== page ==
The bottom line on leg machines: Look for machines where you push the weight with the bottoms of your feet over those that have you sit with the weight at your ankle.
Do you need dead lifting? This exercise puts the dead in dead lifting. I don’t mean the Olympic bent knee lift, but the number where you bend over at the hip, legs straight, hands near your toes and lift the weight. This maneuver is almost guaranteed to screw up your back. Dead lifting is dead wrong for your back but if it makes you happy, have a good orthopedist on hand.
The bottom line on straight leg dead lifting: Don’t.
Do You Need Stretching?
Stretching prevents muscle injuries, reduces back pain and increases the range of joint motion required for sports and daily mobility.
Do you need toe touches? Leaning over at the waist for toe touches is one way to stretch your back and hamstrings but it is not a good stretch for regular use. Although it feels great when back muscles are tight, it is tough on your back in the long run. A safer way to stretch your back is to lie on it and bring a bent leg to your chest one at a time. There are two safer ways to stretch your hamstrings. Do the back stretch described above, then straighten the leg overhead. Or stand with one heel propped up on a chair, keeping the inward curve of your lower back and sticking your behind out a little. A good range of motion in all the directions your back bends helps prevent back pain. It’s a good idea to move through your back’s range of motion slowly, as part of your regular routine.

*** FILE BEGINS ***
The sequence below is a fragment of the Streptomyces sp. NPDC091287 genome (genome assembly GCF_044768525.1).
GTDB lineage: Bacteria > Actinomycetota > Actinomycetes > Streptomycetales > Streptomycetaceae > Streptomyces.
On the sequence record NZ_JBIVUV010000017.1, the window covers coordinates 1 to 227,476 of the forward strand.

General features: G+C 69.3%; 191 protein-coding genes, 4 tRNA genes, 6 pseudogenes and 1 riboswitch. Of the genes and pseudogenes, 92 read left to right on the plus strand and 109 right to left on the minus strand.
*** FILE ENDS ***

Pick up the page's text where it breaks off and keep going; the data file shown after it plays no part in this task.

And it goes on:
Warmup before you stretch. Warmup means just what it sounds like. Raise your body temperature. Slow jogging, bicycling or anything that gets you to break into a light sweat will make stretching safer.
The bottom line on toe touches: Substitute the lying down or one leg on a chair stretches described above, rather than the bent over toe touch.
Do you need the hurdler’s stretch? The hurdler’s stretch twists your knee sideways with possibility of knee ligament damage. To better stretch your hamstrings try either or both stretches described in the section on toe touches.
The bottom line on the hurdler’s stretch: Not recommended.
Do you need shoulder stretches? Swimmers are notorious for reproducing a war time torture technique. They yank their arms up in back. The greater range they achieve improves swimming speed. The price is shoulder instability and susceptibility to long term injury. Divers don’t need it.
The bottom line on shoulder stretches: No partner assisted stretching. Move through a gentle range of motion. Don’t lift your arms up behind you overhead.